There appears to be some fire to all the smoke. CBS Sports’ Bruce Feldman tweeted that he’s hearing Stanford offensive coordinator Pep Hamilton is meeting with Virginia Tech today.
The meeting would be in Nashville, Tenn. Hokies head coach Frank Beamer and several coaches are there for the American Football Coaches Association convention until tomorrow night.
Rumors have been swirling in Blacksburg that Hamilton is the top choice for Bryan Stinespring‘s offensive coordinator position at Virginia Tech that, bizarrely, considering all the talk, is still not vacant. In fact, despite an imminent sense of change, the Hokies haven’t announced any coaching moves yet this offseason.
Hamilton, a message board favorite already, would be a young, energetic choice. The 38-year-old Charlotte native who played college ball at Howard and still has Washington, D.C., ties, has been at Stanford since 2010. He served as a wide receivers coach under Jim Harbaugh and was promoted to offensive coordinator in 2011 after Harbaugh left for the NFL and David Shaw replaced him as the Cardinal’s head coach.
Hamilton, who also serves as the quarterbacks coach, had eventual-No. 1 pick Andrew Luck for one year and molded McLean native Kevin Hogan into a solid starter this season. (Pep’s position is now called — seriously — the “Andrew Luck Director of Offense,” a name that was endowed after Luck moved on to the NFL.) With Hamilton on staff, Stanford has been to three straight Bowl Championship Series games, including a 40-12 thrashing of Virginia Tech in the 2011 Orange Bowl.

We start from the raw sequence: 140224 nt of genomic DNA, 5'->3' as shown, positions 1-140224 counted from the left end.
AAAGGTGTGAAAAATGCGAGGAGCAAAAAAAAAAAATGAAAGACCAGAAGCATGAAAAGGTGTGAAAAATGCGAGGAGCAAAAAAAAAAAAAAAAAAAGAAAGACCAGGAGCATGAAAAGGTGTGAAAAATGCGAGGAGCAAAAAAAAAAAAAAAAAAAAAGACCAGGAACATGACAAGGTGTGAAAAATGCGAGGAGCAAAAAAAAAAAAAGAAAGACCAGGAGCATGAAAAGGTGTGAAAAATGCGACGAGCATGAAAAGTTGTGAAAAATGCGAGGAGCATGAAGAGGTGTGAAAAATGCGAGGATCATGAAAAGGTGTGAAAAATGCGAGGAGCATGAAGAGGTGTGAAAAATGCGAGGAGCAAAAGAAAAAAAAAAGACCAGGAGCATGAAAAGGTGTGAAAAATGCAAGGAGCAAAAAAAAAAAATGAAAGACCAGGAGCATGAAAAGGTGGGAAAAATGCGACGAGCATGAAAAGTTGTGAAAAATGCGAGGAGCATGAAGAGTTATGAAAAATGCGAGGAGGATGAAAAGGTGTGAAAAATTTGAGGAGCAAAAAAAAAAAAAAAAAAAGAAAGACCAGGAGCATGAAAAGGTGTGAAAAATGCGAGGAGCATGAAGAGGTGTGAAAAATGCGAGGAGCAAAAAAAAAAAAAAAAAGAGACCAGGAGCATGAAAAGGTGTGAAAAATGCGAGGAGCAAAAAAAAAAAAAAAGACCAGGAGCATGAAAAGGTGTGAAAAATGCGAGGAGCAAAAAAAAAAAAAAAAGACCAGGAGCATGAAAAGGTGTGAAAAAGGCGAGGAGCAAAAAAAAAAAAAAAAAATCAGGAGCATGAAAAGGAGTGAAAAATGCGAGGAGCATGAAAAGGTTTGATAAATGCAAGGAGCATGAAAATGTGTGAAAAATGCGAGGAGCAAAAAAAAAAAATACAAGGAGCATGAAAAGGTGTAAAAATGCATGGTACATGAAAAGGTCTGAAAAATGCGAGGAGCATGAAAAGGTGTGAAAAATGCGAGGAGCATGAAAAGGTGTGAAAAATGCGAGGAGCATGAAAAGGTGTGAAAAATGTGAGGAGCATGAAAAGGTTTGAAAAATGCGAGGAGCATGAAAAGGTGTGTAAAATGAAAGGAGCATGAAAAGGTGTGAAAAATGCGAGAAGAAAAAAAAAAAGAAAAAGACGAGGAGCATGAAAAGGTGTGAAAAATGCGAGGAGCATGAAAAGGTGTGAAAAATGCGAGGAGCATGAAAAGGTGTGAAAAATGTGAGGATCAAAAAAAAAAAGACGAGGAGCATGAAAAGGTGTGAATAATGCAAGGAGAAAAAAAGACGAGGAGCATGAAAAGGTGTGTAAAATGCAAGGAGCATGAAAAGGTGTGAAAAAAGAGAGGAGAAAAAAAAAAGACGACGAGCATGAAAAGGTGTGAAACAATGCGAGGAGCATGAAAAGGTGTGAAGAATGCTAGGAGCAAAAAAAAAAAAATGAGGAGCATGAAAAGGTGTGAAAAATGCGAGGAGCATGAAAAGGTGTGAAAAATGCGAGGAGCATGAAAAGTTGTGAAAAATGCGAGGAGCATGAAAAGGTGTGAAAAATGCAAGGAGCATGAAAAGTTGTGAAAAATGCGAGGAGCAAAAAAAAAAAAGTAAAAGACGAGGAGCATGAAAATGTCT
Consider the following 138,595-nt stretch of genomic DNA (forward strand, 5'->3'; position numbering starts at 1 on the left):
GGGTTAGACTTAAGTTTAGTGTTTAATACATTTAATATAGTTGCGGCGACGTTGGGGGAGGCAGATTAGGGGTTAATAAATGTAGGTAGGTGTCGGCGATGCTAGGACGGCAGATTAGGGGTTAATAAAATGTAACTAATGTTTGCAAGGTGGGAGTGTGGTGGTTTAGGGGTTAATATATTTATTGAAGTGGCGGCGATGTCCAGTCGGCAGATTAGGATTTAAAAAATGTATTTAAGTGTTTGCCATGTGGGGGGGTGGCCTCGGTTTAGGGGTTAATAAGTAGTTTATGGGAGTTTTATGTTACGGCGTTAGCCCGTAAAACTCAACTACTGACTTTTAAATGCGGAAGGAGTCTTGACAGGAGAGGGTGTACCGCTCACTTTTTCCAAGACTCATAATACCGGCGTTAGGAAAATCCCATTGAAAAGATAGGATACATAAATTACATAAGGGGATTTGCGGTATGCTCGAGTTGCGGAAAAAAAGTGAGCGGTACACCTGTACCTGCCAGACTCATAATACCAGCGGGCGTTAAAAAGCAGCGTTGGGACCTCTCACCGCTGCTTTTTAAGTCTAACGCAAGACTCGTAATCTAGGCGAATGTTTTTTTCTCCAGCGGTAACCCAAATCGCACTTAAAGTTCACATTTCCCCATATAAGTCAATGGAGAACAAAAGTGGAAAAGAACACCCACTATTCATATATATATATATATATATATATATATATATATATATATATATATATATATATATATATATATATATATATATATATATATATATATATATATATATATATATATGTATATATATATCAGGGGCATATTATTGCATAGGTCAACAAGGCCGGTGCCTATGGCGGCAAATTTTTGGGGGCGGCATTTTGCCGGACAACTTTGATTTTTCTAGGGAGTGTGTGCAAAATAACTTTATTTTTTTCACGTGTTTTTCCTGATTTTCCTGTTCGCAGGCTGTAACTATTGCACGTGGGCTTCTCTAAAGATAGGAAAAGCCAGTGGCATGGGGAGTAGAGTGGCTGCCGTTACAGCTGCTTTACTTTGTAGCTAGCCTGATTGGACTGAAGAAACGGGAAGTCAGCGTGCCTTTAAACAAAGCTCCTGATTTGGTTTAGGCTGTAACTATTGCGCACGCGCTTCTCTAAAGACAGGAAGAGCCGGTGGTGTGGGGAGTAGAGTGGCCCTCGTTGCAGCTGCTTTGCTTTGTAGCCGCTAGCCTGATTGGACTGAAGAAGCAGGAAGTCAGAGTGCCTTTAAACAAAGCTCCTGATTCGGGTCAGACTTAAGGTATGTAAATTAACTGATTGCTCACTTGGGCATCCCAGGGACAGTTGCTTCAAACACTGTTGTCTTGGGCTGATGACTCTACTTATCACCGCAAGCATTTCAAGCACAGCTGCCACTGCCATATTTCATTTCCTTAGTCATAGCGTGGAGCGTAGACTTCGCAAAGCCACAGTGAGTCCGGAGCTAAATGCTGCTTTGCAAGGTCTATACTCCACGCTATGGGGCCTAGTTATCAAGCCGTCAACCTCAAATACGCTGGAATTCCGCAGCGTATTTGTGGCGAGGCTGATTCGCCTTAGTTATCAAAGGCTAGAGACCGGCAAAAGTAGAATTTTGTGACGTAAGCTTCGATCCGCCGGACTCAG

Hamilton’s run-first offensive philosophy would seem to fit what Virginia Tech likes.
“We want to control the line of scrimmage,” Hamilton told Pac-12 correspondent Bryan D. Fischer prior to Stanford’s Rose Bowl victory against Wisconsin. “We consider our offensive linemen to be playmakers. … We’ve got to be able to run the football and that opens up our passing game.”
Stanford didn’t put up eye-popping stats this year on offense. Its 374.3 yards per game were 84th nationally, three spots behind the Hokies. But the Cardinal were effective with what they tried to do, controlling the clock and line of scrimmage.
The Football Outsiders’ S&P rankings, which grade success on a play-by-play basis and take into account down and distance and field position while eliminating garbage-time stats and accounting for strength of schedule, has Stanford as the 49th most efficient offense this year and Virginia Tech 88th. Last year, with Luck, the Cardinal were 8th nationally.
It’s unclear how serious Hamilton would be about the position, which would be considered a lateral move — and generously at that — from a Stanford team that could be highly-ranked next year. Hamilton, though, could be in line for a significant pay raise. Stanford, as a private school, doesn’t have to publicly disclose its salary information.
He appears to be in hot demand too. The former Chicago Bears quarterbacks coach from 2007-09 has also been mentioned for some NFL jobs, making one wonder if a head coaching opportunity isn’t too far down the line.